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Thursday, January 10, 2008

 

Earthquakes may hold clues for treatment of epilepsy

‘Earthquake-prediction techniques could help develop a way to forecast epileptic seizures, according to research which found striking similarities between the electrical activity in the brain before and during seizures and seismological data around earthquakes.

Both are usually preceded by small, barely detectable tremors and, as with an earthquake, the longer it has been since a seizure, the longer it will be until the next one. According to scientists, these shared features mean that the patterns are not random and could even be governed by similar mathematical rules.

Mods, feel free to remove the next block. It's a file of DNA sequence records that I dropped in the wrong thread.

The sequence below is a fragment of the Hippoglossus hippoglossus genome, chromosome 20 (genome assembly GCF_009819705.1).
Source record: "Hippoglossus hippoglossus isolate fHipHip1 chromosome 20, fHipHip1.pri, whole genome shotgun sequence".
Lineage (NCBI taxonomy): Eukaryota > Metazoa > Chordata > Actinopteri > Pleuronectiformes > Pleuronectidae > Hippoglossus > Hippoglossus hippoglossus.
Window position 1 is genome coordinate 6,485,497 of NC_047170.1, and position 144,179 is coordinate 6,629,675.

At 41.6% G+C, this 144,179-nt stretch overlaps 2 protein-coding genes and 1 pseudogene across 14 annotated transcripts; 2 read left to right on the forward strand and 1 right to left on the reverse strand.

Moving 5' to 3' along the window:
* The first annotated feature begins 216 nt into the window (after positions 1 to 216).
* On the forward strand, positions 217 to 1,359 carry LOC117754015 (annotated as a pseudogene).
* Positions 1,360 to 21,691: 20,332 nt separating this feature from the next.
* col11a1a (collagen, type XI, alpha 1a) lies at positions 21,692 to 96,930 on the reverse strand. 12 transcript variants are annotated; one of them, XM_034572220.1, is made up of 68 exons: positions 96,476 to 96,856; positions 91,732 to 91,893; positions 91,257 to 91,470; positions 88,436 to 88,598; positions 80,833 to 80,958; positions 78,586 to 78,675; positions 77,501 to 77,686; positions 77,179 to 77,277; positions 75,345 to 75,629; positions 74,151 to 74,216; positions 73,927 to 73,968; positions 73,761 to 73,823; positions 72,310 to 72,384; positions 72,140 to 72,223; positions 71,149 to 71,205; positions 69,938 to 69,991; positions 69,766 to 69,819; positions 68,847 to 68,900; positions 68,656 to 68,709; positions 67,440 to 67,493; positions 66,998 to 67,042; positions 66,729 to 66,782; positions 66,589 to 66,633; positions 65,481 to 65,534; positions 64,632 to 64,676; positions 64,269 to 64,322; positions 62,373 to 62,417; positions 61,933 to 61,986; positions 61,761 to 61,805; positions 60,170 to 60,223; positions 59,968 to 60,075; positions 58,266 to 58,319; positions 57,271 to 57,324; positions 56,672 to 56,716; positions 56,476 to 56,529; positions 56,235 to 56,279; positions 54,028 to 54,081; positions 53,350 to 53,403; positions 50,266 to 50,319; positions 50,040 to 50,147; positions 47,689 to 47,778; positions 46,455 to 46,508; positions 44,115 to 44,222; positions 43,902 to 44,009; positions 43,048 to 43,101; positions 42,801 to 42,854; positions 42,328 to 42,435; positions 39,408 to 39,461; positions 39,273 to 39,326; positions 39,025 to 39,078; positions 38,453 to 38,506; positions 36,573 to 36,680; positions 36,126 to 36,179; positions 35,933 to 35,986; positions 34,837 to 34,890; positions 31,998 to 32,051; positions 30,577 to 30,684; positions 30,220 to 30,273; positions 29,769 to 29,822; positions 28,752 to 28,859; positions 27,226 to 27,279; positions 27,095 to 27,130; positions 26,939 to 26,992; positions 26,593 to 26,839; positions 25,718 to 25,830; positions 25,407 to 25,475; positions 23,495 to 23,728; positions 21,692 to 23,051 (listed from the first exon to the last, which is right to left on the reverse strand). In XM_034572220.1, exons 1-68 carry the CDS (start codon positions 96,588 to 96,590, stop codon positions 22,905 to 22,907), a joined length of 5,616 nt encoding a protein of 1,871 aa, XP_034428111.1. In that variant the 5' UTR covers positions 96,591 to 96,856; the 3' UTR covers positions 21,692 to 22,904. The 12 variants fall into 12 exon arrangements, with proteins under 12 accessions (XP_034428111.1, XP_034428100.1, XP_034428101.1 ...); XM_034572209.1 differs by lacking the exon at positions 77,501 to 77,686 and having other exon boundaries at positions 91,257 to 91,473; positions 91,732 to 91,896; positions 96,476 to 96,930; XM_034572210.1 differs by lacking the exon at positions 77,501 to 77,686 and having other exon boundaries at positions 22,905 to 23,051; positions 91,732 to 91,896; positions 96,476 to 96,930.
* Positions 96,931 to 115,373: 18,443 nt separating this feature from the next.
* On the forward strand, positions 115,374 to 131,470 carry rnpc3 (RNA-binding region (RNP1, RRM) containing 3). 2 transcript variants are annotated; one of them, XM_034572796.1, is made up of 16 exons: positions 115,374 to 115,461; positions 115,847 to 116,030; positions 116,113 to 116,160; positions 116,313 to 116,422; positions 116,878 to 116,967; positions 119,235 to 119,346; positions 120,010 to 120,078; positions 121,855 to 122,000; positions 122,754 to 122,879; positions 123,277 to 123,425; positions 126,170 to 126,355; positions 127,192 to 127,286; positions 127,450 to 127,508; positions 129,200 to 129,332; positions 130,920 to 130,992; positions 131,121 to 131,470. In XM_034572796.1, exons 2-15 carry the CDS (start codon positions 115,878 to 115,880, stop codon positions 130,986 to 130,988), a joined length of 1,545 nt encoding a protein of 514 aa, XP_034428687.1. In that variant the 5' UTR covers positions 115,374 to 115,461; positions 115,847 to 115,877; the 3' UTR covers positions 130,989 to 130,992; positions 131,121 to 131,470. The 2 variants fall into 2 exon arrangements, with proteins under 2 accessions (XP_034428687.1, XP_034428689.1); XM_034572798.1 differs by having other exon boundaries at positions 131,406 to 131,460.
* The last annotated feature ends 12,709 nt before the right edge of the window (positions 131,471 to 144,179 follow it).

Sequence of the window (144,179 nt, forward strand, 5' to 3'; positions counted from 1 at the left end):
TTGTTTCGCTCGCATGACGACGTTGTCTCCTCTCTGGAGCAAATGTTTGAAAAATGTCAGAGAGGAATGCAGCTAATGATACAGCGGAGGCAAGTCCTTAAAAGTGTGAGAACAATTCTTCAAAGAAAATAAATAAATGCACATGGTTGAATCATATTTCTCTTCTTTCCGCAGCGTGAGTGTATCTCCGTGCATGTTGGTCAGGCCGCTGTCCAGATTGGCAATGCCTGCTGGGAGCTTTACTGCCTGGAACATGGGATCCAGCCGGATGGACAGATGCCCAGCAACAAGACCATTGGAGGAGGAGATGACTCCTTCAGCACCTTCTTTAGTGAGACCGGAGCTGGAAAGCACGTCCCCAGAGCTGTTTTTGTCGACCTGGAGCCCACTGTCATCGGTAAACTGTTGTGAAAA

Epilepsy comprises a set of conditions which disrupt the electrical activity in the brain and the main symptoms are recurrent, unprovoked seizures. It is one of the most common long-term neurological disorders, affecting 456,000 people in the UK and around 50 million worldwide.

The condition can often be controlled by drugs that damp down the brain’s electrical activity, although surgery to remove the affected part of the brain is sometimes used in the most hard-to-treat cases.’




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